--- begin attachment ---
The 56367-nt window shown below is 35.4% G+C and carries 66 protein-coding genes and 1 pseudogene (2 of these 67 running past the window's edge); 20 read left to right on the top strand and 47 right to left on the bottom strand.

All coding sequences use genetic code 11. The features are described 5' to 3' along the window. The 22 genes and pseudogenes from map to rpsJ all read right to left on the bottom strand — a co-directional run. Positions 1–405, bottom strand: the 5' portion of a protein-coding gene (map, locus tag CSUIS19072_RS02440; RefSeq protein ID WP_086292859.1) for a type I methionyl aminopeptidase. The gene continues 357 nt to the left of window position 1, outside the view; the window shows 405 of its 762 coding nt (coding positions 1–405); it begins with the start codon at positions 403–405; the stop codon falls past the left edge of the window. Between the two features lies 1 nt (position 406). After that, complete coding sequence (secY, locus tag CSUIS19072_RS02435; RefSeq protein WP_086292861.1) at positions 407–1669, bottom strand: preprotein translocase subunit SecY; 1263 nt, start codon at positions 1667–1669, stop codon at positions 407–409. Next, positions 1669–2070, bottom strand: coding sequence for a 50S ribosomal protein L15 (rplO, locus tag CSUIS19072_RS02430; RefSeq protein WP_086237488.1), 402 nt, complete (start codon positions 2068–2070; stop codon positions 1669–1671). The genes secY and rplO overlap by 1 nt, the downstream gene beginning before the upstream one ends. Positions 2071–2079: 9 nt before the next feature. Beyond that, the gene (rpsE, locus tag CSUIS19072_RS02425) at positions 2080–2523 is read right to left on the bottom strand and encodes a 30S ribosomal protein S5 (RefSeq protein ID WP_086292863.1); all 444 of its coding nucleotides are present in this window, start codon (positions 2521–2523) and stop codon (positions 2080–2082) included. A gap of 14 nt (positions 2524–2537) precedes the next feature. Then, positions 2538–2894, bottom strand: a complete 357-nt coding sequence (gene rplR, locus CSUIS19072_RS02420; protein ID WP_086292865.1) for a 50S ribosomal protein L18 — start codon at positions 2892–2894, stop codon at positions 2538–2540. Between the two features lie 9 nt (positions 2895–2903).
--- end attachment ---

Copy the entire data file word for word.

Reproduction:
The 56367-nt window shown below is 35.4% G+C and carries 66 protein-coding genes and 1 pseudogene (2 of these 67 running past the window's edge); 20 read left to right on the top strand and 47 right to left on the bottom strand.

All coding sequences use genetic code 11. The features are described 5' to 3' along the window. The 22 genes and pseudogenes from map to rpsJ all read right to left on the bottom strand — a co-directional run. Positions 1–405, bottom strand: the 5' portion of a protein-coding gene (map, locus tag CSUIS19072_RS02440; RefSeq protein ID WP_086292859.1) for a type I methionyl aminopeptidase. The gene continues 357 nt to the left of window position 1, outside the view; the window shows 405 of its 762 coding nt (coding positions 1–405); it begins with the start codon at positions 403–405; the stop codon falls past the left edge of the window. Between the two features lies 1 nt (position 406). After that, complete coding sequence (secY, locus tag CSUIS19072_RS02435; RefSeq protein WP_086292861.1) at positions 407–1669, bottom strand: preprotein translocase subunit SecY; 1263 nt, start codon at positions 1667–1669, stop codon at positions 407–409. Next, positions 1669–2070, bottom strand: coding sequence for a 50S ribosomal protein L15 (rplO, locus tag CSUIS19072_RS02430; RefSeq protein WP_086237488.1), 402 nt, complete (start codon positions 2068–2070; stop codon positions 1669–1671). The genes secY and rplO overlap by 1 nt, the downstream gene beginning before the upstream one ends. Positions 2071–2079: 9 nt before the next feature. Beyond that, the gene (rpsE, locus tag CSUIS19072_RS02425) at positions 2080–2523 is read right to left on the bottom strand and encodes a 30S ribosomal protein S5 (RefSeq protein ID WP_086292863.1); all 444 of its coding nucleotides are present in this window, start codon (positions 2521–2523) and stop codon (positions 2080–2082) included. A gap of 14 nt (positions 2524–2537) precedes the next feature. Then, positions 2538–2894, bottom strand: a complete 357-nt coding sequence (gene rplR, locus CSUIS19072_RS02420; protein ID WP_086292865.1) for a 50S ribosomal protein L18 — start codon at positions 2892–2894, stop codon at positions 2538–2540. Between the two features lie 9 nt (positions 2895–2903).